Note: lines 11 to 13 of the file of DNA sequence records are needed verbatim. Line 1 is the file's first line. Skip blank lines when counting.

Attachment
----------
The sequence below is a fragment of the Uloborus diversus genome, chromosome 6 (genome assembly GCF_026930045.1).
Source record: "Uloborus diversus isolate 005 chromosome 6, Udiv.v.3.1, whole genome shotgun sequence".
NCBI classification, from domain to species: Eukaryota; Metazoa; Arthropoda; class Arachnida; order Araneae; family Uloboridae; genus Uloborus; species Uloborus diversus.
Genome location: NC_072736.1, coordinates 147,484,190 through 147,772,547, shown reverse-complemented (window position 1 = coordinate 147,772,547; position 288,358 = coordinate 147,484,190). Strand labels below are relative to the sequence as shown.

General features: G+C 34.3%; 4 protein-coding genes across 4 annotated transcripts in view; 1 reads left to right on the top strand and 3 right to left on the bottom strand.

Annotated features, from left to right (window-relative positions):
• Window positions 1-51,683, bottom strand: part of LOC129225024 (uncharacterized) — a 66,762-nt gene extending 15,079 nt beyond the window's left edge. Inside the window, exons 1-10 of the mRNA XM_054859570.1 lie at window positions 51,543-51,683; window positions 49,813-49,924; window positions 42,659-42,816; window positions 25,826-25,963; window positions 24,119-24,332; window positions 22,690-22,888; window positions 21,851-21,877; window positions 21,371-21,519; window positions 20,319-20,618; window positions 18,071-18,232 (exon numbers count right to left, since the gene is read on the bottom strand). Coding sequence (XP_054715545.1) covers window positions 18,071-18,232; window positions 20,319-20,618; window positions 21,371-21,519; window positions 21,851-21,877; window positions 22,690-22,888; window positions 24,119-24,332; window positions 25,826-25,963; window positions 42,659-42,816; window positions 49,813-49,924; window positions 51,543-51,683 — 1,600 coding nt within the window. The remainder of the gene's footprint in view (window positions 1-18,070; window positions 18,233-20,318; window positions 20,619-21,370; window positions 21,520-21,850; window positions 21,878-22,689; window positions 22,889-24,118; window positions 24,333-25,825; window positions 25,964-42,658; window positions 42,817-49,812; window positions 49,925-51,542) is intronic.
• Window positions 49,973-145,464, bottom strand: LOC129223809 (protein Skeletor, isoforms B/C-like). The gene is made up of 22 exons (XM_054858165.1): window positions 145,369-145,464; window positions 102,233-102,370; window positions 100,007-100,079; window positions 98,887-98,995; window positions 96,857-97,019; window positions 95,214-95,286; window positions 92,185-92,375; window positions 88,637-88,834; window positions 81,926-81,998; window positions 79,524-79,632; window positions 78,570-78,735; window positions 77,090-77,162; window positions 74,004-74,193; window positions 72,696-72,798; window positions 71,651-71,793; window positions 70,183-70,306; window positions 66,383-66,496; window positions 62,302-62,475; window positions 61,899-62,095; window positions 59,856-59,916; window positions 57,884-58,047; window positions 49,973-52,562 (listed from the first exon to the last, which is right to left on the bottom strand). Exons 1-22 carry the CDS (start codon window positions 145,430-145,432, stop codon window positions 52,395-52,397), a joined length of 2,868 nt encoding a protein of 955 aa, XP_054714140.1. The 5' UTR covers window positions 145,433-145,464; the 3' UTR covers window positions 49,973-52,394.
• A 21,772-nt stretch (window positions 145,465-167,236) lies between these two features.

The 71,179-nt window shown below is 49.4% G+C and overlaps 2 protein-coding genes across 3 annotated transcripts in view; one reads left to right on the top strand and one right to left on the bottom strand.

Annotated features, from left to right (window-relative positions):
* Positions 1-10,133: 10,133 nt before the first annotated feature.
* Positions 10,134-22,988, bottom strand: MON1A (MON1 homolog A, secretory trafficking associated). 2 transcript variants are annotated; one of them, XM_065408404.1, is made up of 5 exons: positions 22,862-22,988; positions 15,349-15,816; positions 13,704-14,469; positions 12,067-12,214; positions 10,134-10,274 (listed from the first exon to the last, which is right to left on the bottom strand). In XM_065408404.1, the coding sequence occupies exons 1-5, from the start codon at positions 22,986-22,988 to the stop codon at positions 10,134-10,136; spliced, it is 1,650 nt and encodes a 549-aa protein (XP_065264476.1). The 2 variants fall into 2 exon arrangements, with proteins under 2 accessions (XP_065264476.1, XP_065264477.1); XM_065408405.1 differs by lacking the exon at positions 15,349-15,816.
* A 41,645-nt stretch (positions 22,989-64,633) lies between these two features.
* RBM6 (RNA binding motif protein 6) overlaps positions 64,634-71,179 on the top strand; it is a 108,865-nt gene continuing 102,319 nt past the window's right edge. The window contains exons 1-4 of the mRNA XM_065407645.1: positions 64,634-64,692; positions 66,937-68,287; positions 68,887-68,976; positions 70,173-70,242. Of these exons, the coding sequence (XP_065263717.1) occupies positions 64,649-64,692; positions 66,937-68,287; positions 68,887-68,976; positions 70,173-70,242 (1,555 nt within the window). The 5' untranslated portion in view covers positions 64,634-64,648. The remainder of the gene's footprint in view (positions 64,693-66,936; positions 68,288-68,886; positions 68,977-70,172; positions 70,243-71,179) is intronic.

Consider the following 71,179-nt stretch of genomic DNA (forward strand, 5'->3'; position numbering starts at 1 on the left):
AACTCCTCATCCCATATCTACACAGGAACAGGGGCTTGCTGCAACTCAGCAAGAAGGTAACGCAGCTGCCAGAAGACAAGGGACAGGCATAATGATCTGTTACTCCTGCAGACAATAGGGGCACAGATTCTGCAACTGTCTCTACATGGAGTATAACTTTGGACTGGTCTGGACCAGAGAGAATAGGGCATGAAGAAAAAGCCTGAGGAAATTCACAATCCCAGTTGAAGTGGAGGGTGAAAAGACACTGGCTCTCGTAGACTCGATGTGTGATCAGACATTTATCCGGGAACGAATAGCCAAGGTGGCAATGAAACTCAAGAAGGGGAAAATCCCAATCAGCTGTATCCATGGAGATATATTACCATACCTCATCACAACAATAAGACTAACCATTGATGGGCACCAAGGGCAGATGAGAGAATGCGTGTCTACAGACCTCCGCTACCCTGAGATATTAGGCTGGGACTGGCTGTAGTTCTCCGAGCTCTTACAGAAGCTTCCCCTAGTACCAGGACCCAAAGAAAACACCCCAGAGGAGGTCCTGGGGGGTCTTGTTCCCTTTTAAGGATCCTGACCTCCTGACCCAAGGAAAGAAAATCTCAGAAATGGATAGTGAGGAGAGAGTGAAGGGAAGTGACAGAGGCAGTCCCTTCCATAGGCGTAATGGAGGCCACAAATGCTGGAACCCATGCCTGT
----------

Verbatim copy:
Annotated features, from left to right (window-relative positions):
* Positions 1-10,133: 10,133 nt before the first annotated feature.
* Positions 10,134-22,988, bottom strand: MON1A (MON1 homolog A, secretory trafficking associated). 2 transcript variants are annotated; one of them, XM_065408404.1, is made up of 5 exons: positions 22,862-22,988; positions 15,349-15,816; positions 13,704-14,469; positions 12,067-12,214; positions 10,134-10,274 (listed from the first exon to the last, which is right to left on the bottom strand). In XM_065408404.1, the coding sequence occupies exons 1-5, from the start codon at positions 22,986-22,988 to the stop codon at positions 10,134-10,136; spliced, it is 1,650 nt and encodes a 549-aa protein (XP_065264476.1). The 2 variants fall into 2 exon arrangements, with proteins under 2 accessions (XP_065264476.1, XP_065264477.1); XM_065408405.1 differs by lacking the exon at positions 15,349-15,816.